Lottery Frequently Asked Questions
Why do I have to go through the lottery?
State law requires us to hold a lottery when our applications exceed our openings. This gives everyone the same chance to get into the school.
But I only live a block from the school, shouldn’t I have some sort of priority?
Sorry, no. The only residency rule is you must be a resident of North Carolina. This applies for the lottery as well; you must be a resident of the state of North Carolina AT THE TIME OF THE APPLICATION.
I thought some people got priority in admissions?
Priority is given to children of employees of the school and brothers and sisters of current students. Their admission is not automatic, they still have to go through the lottery and there must be space available. Brothers and sisters of graduated students are eligible for using the alumni priority for 5 years after graduation. There is no priority specifically for athletes, special education or gifted students.
What time will the application be available on Nov 1st, I want to be first on the list.
The whole point of the lottery is to give everyone an equal chance at the openings. There is no advantage to being the first person to apply; applying on Nov 1st or Jan 31st will give you the same opportunity. That’s why the application will NOT be available at 12:01 am. We need our beauty sleep, look for it around 7:30 am Nov 1st.
Why didn't I get a lottery number when I registered?
We don't give lottery numbers before the lottery, we give wait list numbers after the lottery. You should receive a confirmation email within a day or two of registration.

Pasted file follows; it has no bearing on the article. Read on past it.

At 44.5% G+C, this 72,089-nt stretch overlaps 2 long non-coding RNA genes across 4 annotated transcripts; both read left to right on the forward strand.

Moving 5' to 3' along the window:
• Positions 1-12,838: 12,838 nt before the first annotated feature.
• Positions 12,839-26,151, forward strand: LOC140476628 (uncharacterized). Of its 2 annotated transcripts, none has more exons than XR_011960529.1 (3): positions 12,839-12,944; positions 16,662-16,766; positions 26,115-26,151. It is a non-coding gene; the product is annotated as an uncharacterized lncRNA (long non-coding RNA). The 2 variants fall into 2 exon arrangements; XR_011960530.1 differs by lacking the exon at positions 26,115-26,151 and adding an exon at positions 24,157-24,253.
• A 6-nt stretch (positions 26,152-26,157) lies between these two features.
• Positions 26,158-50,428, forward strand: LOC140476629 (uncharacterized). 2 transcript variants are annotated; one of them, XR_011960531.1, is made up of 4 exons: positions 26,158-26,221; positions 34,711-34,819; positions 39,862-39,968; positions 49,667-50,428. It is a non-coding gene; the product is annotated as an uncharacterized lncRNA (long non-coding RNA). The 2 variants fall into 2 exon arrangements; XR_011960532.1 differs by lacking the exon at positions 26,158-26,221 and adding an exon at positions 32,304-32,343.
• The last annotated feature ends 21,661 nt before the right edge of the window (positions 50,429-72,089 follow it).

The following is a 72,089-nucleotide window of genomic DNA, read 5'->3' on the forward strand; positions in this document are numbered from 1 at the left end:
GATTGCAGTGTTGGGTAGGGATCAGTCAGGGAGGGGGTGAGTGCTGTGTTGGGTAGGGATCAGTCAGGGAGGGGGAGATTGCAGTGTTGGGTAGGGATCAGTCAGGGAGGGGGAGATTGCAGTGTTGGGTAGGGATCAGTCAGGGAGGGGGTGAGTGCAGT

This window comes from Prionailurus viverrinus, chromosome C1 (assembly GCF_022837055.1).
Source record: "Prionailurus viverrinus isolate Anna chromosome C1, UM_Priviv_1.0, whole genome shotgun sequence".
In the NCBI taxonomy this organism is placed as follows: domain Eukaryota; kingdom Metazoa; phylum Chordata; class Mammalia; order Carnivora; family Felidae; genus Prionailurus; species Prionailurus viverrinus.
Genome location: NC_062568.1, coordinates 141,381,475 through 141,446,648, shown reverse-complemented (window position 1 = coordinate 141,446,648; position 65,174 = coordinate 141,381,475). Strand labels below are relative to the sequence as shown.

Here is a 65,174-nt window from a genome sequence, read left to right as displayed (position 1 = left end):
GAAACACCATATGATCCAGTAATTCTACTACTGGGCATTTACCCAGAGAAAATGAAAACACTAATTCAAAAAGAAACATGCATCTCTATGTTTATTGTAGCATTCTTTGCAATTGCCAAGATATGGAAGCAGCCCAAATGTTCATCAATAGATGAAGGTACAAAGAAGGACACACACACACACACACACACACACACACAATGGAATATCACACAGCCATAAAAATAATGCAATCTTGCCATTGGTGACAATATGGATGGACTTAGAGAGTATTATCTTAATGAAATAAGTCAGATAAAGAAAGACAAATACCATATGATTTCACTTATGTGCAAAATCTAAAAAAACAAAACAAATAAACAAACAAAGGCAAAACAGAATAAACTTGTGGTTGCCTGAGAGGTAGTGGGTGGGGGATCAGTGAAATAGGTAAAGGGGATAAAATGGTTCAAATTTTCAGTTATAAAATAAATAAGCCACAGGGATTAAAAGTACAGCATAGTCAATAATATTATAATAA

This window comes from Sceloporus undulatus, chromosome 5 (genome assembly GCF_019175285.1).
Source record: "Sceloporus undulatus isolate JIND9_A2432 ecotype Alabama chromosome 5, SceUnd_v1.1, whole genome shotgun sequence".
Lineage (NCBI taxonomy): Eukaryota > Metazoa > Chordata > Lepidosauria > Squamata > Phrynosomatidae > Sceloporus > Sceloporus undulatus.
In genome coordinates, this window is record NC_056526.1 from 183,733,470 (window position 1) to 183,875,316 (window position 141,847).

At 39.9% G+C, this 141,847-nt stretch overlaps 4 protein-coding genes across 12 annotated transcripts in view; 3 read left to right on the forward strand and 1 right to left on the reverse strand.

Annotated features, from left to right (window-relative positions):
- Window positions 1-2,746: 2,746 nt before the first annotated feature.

What are my chances of getting in?
It depends on the grade. Every year is a little different, but it’s hardest to get into the elementary grades. The largest number of openings each year are in the kindergarten and 6th grade classes, but the highest percentage of applicants get into the high school grades. Not as many people apply for the 12th grade as they do for kindergarten.
What does my wait list number mean?
It means we filled our known openings for that grade and you’ve been randomly placed on a list with all the other applicants for that grade. There are actually 13 wait lists, one for each grade and we start at #1 when we have an opening. There are almost always more openings than what we know of on the day of the lottery.
I applied two years ago; shouldn’t I be getting close now?
Wait list numbers don’t carry over, you have to apply for the lottery each year or the list would be overwhelmed with the names of people that don’t intend to attend.
Will you let me know when I move up the list?
There are currently more than 2000 names on the wait lists and it would be impractical to notify everyone every time there was movement. For updates, you can send the registrar an email at email@example.com.
I won a 6th grade seat in the lottery, but my son didn’t get promoted out of the 5th grade. Can I have a 5th grade seat instead? Or, I accidently applied for a 6th grade seat when I meant to apply for a 5th grade one. Can you fix it?
Adjustments can be made right up to the time of the lottery, but once the lists are created, the results are final. In both these scenarios, the student would be moved to the bottom of the 5th grade wait list.
My niece is moving in with us while my sister is out of the country. My daughter already attends MICS, can we get sibling priority?
Sibling priority can be granted on a case by case basis, but there must be a long term family situation with legal guardianship involved. Family arrangements or a Power of Attorney are not enough; the new student must live with and share a legal guardian with a student already at the school.
We want a kindergarten seat, when should we enter the lottery?
State law requires a student to be 5 years old on Aug 31st of the year he or she enters kindergarten. Students that are four years old after April 16th can enter the lottery because there is an exception for those that have been independently tested for academic and social ability. The school has the final decision on admission.
Got more questions? Send them to firstname.lastname@example.org.